LANCASTER – Republican vice-presidential candidate Sarah Palin said here yesterday that more needs to be known about the links between Democrat Barack Obama and ACORN, the community-activist group now being investigated by the FBI in connection with voter-registration fraud.
At an outdoor, morning rally at a minor-league ballpark, the Alaska governor told about 6,000 wind-chilled supporters that Obama, as a lawyer, had represented the group once in the 1990s and that his campaign had hired an ACORN-related group earlier this year for get-out-the-vote activities.
“Wouldn’t that be a lot of baggage to drag into the Oval Office?” Palin asked.
“On Election Day, we have to choose between a candidate [Obama] who won’t disavow a group committing voter-registration fraud and a leader [John McCain] who will not tolerate it,” she said.
ACORN, the Association of Community Organizations for Reform Now, has acknowledged that some of its workers, many of whom are paid on the basis of how many voters they register, may have turned in fraudulent registrations.
The law in many states, Pennsylvania included, requires that a group submit all the registration cards it collects, even the dubious ones. And ACORN officials say they have segregated questionable cards to make them easier for state officials to review.
At the rally, Palin defended the amount of attention she and McCain have given to such matters, which Democrats say are meant to distract voters from more pressing concerns, such as the economy.
An investigator enters the ACORN office in Las Vegas, Tuesday, Oct. 7, 2008. A Nevada secretary of state’s office spokesman said Tuesday that investigators are looking for evidence of voter fraud at the office.(AP Photo/Jae C. Hong)
“It is not mud-slinging….
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FORT WORTH — Derrick Richardson knows he has a very important job: Get voters to the polls Nov. 4.
As a field organizer with ACORN, he’s calling and visiting local voters to make sure they cast a ballot in this year’s presidential election.
His efforts are being duplicated across the country by workers with the nonpartisan group that works to help low-income people, many of whom traditionally lean Democrat. But claims of voter registration fraud in several states are bringing national scrutiny to their work that’s also spilling over into the presidential campaign.
Calls for state and federal investigations — including by the FBI — went out recently after workers in some states turned in registration lists that included Mickey Mouse and Cowboys quarterback Tony Romo. Workers with the Association of Community Organizations for Reform Now say that by law they must turn in all registration forms and let election officials weed out the good from the bad.
“We take it for what it is,” Richardson, 51, said of the scrutiny. “It’s sad it’s occurring, but we can’t let it stop what we are doing.”
Critics of ACORN say that the group is tied to Democrat Barack Obama and that the bogus registrations were submitted intentionally. They note that workers are paid based on the number of registration forms they submit.
“They [ACORN] are a hyper-partisan group whose flaunting of election law is cause for grave concern both nationally and in Texas,” said Hans Klingler, spokesman for the Texas Republican Party. “Voter fraud is real and pervasive.”
A political analyst said much of the controversy around ACORN is politics as usual.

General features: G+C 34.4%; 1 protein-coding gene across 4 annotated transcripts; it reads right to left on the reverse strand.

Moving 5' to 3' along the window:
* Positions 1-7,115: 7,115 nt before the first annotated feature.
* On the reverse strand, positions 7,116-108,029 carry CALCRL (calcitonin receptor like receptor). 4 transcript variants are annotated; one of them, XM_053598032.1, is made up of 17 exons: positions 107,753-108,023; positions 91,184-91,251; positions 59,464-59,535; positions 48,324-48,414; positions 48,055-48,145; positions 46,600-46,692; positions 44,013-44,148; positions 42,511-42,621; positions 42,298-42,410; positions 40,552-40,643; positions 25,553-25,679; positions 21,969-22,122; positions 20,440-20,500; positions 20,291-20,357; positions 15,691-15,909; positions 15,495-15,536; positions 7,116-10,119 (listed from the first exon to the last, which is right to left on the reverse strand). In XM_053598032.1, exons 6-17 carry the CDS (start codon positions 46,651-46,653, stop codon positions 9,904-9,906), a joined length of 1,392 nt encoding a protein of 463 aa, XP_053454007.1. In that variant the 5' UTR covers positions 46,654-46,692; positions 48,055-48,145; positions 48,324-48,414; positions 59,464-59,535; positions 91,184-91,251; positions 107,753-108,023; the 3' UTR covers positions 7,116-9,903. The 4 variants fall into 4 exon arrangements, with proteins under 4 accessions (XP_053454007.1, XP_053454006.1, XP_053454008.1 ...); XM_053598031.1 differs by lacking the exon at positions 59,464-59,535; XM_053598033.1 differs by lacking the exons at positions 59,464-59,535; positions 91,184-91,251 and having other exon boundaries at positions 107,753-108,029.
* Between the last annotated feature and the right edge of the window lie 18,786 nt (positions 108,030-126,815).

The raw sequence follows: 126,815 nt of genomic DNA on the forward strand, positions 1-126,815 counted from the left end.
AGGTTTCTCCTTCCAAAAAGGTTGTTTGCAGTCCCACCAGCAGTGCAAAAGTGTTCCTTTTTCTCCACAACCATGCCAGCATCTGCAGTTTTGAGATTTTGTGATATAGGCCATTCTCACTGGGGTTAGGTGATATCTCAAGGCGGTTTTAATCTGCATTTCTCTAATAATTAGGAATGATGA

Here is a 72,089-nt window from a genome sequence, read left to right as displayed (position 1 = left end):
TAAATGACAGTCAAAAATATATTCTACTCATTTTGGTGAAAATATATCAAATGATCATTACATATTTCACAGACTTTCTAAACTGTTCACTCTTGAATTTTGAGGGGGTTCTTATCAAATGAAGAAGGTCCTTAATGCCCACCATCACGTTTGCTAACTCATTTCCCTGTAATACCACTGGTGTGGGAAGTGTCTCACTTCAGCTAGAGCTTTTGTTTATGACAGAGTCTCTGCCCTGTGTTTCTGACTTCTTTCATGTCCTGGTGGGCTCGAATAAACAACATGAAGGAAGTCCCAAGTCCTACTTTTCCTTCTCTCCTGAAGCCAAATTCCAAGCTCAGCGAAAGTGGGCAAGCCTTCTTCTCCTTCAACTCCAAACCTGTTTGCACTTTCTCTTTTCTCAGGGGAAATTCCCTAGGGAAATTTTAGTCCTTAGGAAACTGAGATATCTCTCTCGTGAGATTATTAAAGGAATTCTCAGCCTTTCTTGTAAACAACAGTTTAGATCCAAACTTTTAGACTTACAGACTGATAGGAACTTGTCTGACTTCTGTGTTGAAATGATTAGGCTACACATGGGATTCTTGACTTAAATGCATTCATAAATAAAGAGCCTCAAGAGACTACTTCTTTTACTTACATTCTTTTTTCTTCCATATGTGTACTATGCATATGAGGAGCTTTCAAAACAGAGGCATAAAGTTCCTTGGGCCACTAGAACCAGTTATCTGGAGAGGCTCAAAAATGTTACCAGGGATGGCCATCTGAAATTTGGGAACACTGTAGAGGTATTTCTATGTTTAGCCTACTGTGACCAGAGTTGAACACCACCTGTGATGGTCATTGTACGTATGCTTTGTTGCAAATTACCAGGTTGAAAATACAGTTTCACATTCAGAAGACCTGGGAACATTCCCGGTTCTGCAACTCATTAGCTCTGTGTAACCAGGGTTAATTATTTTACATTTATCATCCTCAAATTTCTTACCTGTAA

“Republicans are picking up any rock on the ground and throwing it in Obama’s direction hoping for a hit,” said Cal Jillson, a political science professor at Southern Methodist University.
County officials in several states have reported finding fake voter registration applications, many turned in by canvassers for ACORN. Group organizers, who tout registering 1.3 million new voters in 21 states, say they’ve fired workers known to have turned in false information.
The FBI is investigating to determine whether there was a coordinated national fraud effort, and at least one racketeering lawsuit against the group has been filed in Ohio, similar to one filed in 2004 that was dropped after the election. In the past few days, at least two ACORN offices — in Boston and Seattle — have been vandalized or robbed, and an ACORN community organizer in Cleveland received a death threat.
Accusations of stolen votes have a long history in presidential elections. In the 2000 recount debacle, Republicans said that illegal ballots were cast. Democrats said that legal ballots were thrown out. In 2004, when Ohio gave the presidency to George W. Bush, Democrats said that long lines and malfunctioning machines in that state led to an inaccurate count.
On Friday, the U.S. Supreme Court threw out a Republican lawsuit in Ohio that could have made it easier to challenge newly registered voters.
But in this contest, involving the first African-American in American history with a real chance at becoming president, the vitriol is particularly pointed.
Republicans point out that Obama has conducted two training sessions for ACORN and served on a team of lawyers that represented it in 1995. His campaign paid $832,000 this year to a consulting firm affiliated with ACORN for a get-out-the-vote effort.
“We need to know the full extent of Sen. Obama’s relationship with ACORN, who is now on the verge of maybe perpetrating one of the greatest frauds in voter history in this country, maybe destroying the fabric of democracy,” Republican John McCain said during the last debate.
But ACORN officials say they are disappointed in the attacks and note that McCain spoke at a 2006 immigration rally that ACORN co-sponsored. They say a small percentage of fraud is expected with such a massive voter registration drive, which used 13,000 workers, and they note that they called many of the questionable forms to the attention of election officials.
Obama’s staff dismisses GOP talk about ACORN as a political move.